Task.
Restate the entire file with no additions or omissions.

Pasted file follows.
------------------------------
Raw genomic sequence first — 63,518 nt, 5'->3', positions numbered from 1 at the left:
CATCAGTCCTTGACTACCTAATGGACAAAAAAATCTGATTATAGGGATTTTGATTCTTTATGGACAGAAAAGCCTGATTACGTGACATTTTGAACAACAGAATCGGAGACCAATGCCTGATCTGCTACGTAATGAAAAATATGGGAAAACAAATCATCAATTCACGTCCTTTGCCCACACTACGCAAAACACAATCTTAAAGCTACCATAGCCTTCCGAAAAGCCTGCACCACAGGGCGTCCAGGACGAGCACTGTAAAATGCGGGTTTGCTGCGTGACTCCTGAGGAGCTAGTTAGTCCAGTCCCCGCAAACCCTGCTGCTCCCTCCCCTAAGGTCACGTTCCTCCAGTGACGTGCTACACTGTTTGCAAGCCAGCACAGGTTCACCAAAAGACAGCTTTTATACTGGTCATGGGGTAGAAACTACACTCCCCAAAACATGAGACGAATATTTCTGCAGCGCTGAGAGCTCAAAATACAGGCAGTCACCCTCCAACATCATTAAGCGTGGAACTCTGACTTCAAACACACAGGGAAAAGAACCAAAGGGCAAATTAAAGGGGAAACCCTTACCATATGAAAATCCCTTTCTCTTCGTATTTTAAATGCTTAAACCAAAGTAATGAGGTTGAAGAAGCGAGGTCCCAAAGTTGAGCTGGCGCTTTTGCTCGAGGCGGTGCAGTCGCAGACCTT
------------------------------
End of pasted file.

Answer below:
Raw genomic sequence first — 63,518 nt, 5'->3', positions numbered from 1 at the left:
CATCAGTCCTTGACTACCTAATGGACAAAAAAATCTGATTATAGGGATTTTGATTCTTTATGGACAGAAAAGCCTGATTACGTGACATTTTGAACAACAGAATCGGAGACCAATGCCTGATCTGCTACGTAATGAAAAATATGGGAAAACAAATCATCAATTCACGTCCTTTGCCCACACTACGCAAAACACAATCTTAAAGCTACCATAGCCTTCCGAAAAGCCTGCACCACAGGGCGTCCAGGACGAGCACTGTAAAATGCGGGTTTGCTGCGTGACTCCTGAGGAGCTAGTTAGTCCAGTCCCCGCAAACCCTGCTGCTCCCTCCCCTAAGGTCACGTTCCTCCAGTGACGTGCTACACTGTTTGCAAGCCAGCACAGGTTCACCAAAAGACAGCTTTTATACTGGTCATGGGGTAGAAACTACACTCCCCAAAACATGAGACGAATATTTCTGCAGCGCTGAGAGCTCAAAATACAGGCAGTCACCCTCCAACATCATTAAGCGTGGAACTCTGACTTCAAACACACAGGGAAAAGAACCAAAGGGCAAATTAAAGGGGAAACCCTTACCATATGAAAATCCCTTTCTCTTCGTATTTTAAATGCTTAAACCAAAGTAATGAGGTTGAAGAAGCGAGGTCCCAAAGTTGAGCTGGCGCTTTTGCTCGAGGCGGTGCAGTCGCAGACCTT